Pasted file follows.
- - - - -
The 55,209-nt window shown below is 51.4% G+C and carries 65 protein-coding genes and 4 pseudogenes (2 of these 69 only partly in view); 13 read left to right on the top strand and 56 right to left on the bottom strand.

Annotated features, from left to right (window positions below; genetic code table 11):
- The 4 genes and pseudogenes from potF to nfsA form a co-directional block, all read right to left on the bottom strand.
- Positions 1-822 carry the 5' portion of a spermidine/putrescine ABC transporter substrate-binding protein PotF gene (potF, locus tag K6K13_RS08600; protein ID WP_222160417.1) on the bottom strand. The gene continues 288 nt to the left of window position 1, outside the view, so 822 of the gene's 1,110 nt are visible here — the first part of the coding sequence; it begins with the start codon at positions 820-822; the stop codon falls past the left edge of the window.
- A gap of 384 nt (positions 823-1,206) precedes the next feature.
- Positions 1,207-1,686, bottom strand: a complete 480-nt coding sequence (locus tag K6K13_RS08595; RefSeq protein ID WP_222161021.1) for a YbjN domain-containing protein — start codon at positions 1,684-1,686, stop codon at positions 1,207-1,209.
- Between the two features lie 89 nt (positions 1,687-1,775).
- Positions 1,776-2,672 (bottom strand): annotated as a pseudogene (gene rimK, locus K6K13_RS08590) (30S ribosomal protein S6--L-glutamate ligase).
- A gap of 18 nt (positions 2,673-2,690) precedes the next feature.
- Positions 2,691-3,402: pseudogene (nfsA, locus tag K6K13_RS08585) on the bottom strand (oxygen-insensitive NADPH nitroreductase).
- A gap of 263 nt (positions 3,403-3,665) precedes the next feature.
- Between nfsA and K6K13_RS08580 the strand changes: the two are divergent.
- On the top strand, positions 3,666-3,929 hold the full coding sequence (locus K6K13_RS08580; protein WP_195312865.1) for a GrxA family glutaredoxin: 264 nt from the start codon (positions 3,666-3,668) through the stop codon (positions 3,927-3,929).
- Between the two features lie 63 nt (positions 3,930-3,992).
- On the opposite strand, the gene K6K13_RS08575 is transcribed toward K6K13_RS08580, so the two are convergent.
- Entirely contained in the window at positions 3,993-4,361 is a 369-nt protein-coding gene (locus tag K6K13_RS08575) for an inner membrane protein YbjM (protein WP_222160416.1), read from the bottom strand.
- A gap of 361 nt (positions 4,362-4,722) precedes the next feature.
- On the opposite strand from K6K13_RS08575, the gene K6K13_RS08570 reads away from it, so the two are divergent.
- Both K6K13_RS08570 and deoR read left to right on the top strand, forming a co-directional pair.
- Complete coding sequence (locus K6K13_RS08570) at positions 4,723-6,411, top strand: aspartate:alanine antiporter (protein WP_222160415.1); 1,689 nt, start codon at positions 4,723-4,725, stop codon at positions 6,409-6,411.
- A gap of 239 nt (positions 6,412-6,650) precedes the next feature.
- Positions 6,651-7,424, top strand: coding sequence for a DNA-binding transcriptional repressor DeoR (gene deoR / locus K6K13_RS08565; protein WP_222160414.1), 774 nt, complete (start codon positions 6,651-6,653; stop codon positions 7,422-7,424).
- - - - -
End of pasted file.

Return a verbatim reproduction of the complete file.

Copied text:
The 55,209-nt window shown below is 51.4% G+C and carries 65 protein-coding genes and 4 pseudogenes (2 of these 69 only partly in view); 13 read left to right on the top strand and 56 right to left on the bottom strand.

Annotated features, from left to right (window positions below; genetic code table 11):
- The 4 genes and pseudogenes from potF to nfsA form a co-directional block, all read right to left on the bottom strand.
- Positions 1-822 carry the 5' portion of a spermidine/putrescine ABC transporter substrate-binding protein PotF gene (potF, locus tag K6K13_RS08600; protein ID WP_222160417.1) on the bottom strand. The gene continues 288 nt to the left of window position 1, outside the view, so 822 of the gene's 1,110 nt are visible here — the first part of the coding sequence; it begins with the start codon at positions 820-822; the stop codon falls past the left edge of the window.
- A gap of 384 nt (positions 823-1,206) precedes the next feature.
- Positions 1,207-1,686, bottom strand: a complete 480-nt coding sequence (locus tag K6K13_RS08595; RefSeq protein ID WP_222161021.1) for a YbjN domain-containing protein — start codon at positions 1,684-1,686, stop codon at positions 1,207-1,209.
- Between the two features lie 89 nt (positions 1,687-1,775).
- Positions 1,776-2,672 (bottom strand): annotated as a pseudogene (gene rimK, locus K6K13_RS08590) (30S ribosomal protein S6--L-glutamate ligase).
- A gap of 18 nt (positions 2,673-2,690) precedes the next feature.
- Positions 2,691-3,402: pseudogene (nfsA, locus tag K6K13_RS08585) on the bottom strand (oxygen-insensitive NADPH nitroreductase).
- A gap of 263 nt (positions 3,403-3,665) precedes the next feature.
- Between nfsA and K6K13_RS08580 the strand changes: the two are divergent.
- On the top strand, positions 3,666-3,929 hold the full coding sequence (locus K6K13_RS08580; protein WP_195312865.1) for a GrxA family glutaredoxin: 264 nt from the start codon (positions 3,666-3,668) through the stop codon (positions 3,927-3,929).
- Between the two features lie 63 nt (positions 3,930-3,992).
- On the opposite strand, the gene K6K13_RS08575 is transcribed toward K6K13_RS08580, so the two are convergent.
- Entirely contained in the window at positions 3,993-4,361 is a 369-nt protein-coding gene (locus tag K6K13_RS08575) for an inner membrane protein YbjM (protein WP_222160416.1), read from the bottom strand.
- A gap of 361 nt (positions 4,362-4,722) precedes the next feature.
- On the opposite strand from K6K13_RS08575, the gene K6K13_RS08570 reads away from it, so the two are divergent.
- Both K6K13_RS08570 and deoR read left to right on the top strand, forming a co-directional pair.
- Complete coding sequence (locus K6K13_RS08570) at positions 4,723-6,411, top strand: aspartate:alanine antiporter (protein WP_222160415.1); 1,689 nt, start codon at positions 4,723-4,725, stop codon at positions 6,409-6,411.
- A gap of 239 nt (positions 6,412-6,650) precedes the next feature.
- Positions 6,651-7,424, top strand: coding sequence for a DNA-binding transcriptional repressor DeoR (gene deoR / locus K6K13_RS08565; protein WP_222160414.1), 774 nt, complete (start codon positions 6,651-6,653; stop codon positions 7,422-7,424).